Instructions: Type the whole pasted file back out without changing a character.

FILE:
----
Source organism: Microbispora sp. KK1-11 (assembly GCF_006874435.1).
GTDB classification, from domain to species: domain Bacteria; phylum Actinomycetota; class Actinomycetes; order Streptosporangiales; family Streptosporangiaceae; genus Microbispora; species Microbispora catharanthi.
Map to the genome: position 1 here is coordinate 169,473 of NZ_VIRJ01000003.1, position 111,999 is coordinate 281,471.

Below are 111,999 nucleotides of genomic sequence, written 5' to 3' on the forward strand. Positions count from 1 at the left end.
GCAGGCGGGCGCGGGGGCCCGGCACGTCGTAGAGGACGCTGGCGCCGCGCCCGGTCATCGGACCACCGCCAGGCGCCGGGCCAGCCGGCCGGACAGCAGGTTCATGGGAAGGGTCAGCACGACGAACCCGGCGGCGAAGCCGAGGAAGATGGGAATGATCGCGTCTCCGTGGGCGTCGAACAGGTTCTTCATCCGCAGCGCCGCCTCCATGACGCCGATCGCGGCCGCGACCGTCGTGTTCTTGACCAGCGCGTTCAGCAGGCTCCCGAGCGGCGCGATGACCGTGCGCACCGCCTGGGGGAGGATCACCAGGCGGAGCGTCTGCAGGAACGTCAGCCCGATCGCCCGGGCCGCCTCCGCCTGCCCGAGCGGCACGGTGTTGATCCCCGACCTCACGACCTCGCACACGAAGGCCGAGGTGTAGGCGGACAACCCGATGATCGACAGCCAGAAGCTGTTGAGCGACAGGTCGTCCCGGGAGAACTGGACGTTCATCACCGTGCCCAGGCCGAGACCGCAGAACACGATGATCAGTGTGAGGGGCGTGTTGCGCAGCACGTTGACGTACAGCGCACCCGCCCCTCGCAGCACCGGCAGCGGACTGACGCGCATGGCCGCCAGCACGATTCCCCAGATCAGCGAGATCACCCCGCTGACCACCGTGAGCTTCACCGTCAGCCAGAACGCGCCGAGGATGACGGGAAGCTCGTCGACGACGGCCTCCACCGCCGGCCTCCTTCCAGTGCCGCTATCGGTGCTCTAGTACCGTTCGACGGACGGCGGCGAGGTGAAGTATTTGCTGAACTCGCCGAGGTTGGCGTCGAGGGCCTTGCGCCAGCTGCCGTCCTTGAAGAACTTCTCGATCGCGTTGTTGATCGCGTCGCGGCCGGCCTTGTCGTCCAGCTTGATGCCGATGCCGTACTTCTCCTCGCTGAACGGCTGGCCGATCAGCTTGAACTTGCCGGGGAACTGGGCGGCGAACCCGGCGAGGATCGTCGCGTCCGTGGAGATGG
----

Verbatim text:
Source organism: Microbispora sp. KK1-11 (assembly GCF_006874435.1).
GTDB classification, from domain to species: domain Bacteria; phylum Actinomycetota; class Actinomycetes; order Streptosporangiales; family Streptosporangiaceae; genus Microbispora; species Microbispora catharanthi.
Map to the genome: position 1 here is coordinate 169,473 of NZ_VIRJ01000003.1, position 111,999 is coordinate 281,471.

Below are 111,999 nucleotides of genomic sequence, written 5' to 3' on the forward strand. Positions count from 1 at the left end.
GCAGGCGGGCGCGGGGGCCCGGCACGTCGTAGAGGACGCTGGCGCCGCGCCCGGTCATCGGACCACCGCCAGGCGCCGGGCCAGCCGGCCGGACAGCAGGTTCATGGGAAGGGTCAGCACGACGAACCCGGCGGCGAAGCCGAGGAAGATGGGAATGATCGCGTCTCCGTGGGCGTCGAACAGGTTCTTCATCCGCAGCGCCGCCTCCATGACGCCGATCGCGGCCGCGACCGTCGTGTTCTTGACCAGCGCGTTCAGCAGGCTCCCGAGCGGCGCGATGACCGTGCGCACCGCCTGGGGGAGGATCACCAGGCGGAGCGTCTGCAGGAACGTCAGCCCGATCGCCCGGGCCGCCTCCGCCTGCCCGAGCGGCACGGTGTTGATCCCCGACCTCACGACCTCGCACACGAAGGCCGAGGTGTAGGCGGACAACCCGATGATCGACAGCCAGAAGCTGTTGAGCGACAGGTCGTCCCGGGAGAACTGGACGTTCATCACCGTGCCCAGGCCGAGACCGCAGAACACGATGATCAGTGTGAGGGGCGTGTTGCGCAGCACGTTGACGTACAGCGCACCCGCCCCTCGCAGCACCGGCAGCGGACTGACGCGCATGGCCGCCAGCACGATTCCCCAGATCAGCGAGATCACCCCGCTGACCACCGTGAGCTTCACCGTCAGCCAGAACGCGCCGAGGATGACGGGAAGCTCGTCGACGACGGCCTCCACCGCCGGCCTCCTTCCAGTGCCGCTATCGGTGCTCTAGTACCGTTCGACGGACGGCGGCGAGGTGAAGTATTTGCTGAACTCGCCGAGGTTGGCGTCGAGGGCCTTGCGCCAGCTGCCGTCCTTGAAGAACTTCTCGATCGCGTTGTTGATCGCGTCGCGGCCGGCCTTGTCGTCCAGCTTGATGCCGATGCCGTACTTCTCCTCGCTGAACGGCTGGCCGATCAGCTTGAACTTGCCGGGGAACTGGGCGGCGAACCCGGCGAGGATCGTCGCGTCCGTGGAGATGG